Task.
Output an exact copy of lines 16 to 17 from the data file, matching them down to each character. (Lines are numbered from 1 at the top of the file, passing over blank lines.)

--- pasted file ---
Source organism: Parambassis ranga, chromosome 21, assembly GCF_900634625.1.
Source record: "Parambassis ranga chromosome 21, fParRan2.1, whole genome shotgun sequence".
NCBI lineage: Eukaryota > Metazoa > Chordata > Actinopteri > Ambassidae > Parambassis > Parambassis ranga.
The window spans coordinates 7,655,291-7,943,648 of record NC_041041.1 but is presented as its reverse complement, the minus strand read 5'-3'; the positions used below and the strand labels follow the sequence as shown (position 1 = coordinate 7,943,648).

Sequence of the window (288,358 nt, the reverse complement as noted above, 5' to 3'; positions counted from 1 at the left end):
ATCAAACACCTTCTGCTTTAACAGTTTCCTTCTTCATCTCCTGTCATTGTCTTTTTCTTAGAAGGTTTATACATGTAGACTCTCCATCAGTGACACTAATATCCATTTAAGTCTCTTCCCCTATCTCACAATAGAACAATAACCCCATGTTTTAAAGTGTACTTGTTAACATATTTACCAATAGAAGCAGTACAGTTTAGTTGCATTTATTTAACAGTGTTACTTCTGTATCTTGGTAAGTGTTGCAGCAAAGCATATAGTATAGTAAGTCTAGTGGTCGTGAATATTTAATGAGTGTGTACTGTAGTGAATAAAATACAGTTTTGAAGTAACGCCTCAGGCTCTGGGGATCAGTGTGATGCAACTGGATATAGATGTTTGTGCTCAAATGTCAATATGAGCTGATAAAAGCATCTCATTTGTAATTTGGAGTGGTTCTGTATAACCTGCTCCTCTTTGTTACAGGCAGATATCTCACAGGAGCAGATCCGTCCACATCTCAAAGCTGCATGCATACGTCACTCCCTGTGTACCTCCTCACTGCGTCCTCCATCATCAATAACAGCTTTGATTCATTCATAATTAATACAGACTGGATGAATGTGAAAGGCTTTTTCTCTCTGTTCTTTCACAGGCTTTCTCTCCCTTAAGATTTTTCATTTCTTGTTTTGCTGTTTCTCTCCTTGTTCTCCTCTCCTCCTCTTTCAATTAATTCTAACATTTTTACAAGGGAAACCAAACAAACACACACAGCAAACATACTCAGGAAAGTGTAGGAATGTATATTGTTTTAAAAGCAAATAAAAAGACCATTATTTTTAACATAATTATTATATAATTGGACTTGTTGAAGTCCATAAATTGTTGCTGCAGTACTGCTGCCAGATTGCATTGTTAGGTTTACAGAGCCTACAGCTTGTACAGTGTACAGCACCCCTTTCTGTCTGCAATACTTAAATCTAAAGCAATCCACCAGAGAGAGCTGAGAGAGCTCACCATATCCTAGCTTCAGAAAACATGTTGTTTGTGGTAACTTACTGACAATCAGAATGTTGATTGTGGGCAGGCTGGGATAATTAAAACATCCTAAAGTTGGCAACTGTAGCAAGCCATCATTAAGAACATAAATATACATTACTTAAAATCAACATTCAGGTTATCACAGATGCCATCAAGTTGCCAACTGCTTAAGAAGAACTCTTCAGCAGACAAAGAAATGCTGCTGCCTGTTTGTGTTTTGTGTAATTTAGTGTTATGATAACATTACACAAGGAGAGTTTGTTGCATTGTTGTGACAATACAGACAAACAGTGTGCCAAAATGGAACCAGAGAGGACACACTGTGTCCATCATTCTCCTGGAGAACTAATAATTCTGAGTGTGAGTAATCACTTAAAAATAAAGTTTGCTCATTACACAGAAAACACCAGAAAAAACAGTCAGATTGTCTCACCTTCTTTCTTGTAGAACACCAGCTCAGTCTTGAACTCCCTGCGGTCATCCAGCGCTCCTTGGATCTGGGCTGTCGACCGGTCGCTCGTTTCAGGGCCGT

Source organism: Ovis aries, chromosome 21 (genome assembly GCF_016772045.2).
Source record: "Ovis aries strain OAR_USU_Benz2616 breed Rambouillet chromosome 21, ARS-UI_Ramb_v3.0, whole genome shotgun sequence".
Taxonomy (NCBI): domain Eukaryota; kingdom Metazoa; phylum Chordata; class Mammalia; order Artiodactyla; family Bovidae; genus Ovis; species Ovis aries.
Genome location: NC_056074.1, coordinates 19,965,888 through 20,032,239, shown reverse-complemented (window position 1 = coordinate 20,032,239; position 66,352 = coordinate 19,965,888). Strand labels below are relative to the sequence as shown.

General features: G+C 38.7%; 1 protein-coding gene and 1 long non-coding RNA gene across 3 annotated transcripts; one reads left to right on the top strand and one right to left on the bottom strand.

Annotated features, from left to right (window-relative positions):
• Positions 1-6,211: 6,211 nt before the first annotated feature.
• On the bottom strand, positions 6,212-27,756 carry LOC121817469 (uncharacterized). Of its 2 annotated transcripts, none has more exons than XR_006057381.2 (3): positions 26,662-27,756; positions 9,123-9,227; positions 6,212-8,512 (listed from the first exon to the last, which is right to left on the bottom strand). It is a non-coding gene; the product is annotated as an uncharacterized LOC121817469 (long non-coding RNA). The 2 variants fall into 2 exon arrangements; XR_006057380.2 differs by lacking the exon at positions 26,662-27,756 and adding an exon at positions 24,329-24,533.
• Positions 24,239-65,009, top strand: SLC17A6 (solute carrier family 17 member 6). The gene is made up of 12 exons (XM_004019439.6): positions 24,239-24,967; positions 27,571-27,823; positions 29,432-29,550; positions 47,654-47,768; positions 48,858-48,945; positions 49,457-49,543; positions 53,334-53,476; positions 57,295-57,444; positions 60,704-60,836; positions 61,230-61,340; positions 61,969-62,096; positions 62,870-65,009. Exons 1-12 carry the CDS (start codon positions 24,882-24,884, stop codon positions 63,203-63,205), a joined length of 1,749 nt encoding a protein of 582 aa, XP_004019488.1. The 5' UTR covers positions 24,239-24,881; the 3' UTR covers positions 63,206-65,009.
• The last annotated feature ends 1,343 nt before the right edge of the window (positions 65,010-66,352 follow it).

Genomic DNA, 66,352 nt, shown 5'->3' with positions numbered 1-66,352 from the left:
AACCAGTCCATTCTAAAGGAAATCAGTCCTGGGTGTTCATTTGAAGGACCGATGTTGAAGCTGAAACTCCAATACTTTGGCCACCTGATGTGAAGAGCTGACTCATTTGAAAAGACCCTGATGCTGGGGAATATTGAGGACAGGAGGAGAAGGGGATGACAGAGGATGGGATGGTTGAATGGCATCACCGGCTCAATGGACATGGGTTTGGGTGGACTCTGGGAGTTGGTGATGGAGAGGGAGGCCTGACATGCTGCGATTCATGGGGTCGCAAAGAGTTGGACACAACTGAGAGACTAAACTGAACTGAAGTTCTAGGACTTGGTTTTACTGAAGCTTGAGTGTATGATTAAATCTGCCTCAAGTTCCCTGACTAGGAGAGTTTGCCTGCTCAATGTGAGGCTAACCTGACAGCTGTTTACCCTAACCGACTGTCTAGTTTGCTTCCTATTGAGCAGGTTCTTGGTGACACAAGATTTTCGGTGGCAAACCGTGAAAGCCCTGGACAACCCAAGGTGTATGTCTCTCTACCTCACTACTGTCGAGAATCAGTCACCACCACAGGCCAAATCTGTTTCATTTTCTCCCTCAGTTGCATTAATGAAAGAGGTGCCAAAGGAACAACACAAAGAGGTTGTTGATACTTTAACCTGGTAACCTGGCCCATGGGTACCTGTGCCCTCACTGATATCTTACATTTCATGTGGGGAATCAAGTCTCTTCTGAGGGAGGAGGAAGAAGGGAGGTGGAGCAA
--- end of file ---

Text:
• The last annotated feature ends 1,343 nt before the right edge of the window (positions 65,010-66,352 follow it).

Genomic DNA, 66,352 nt, shown 5'->3' with positions numbered 1-66,352 from the left: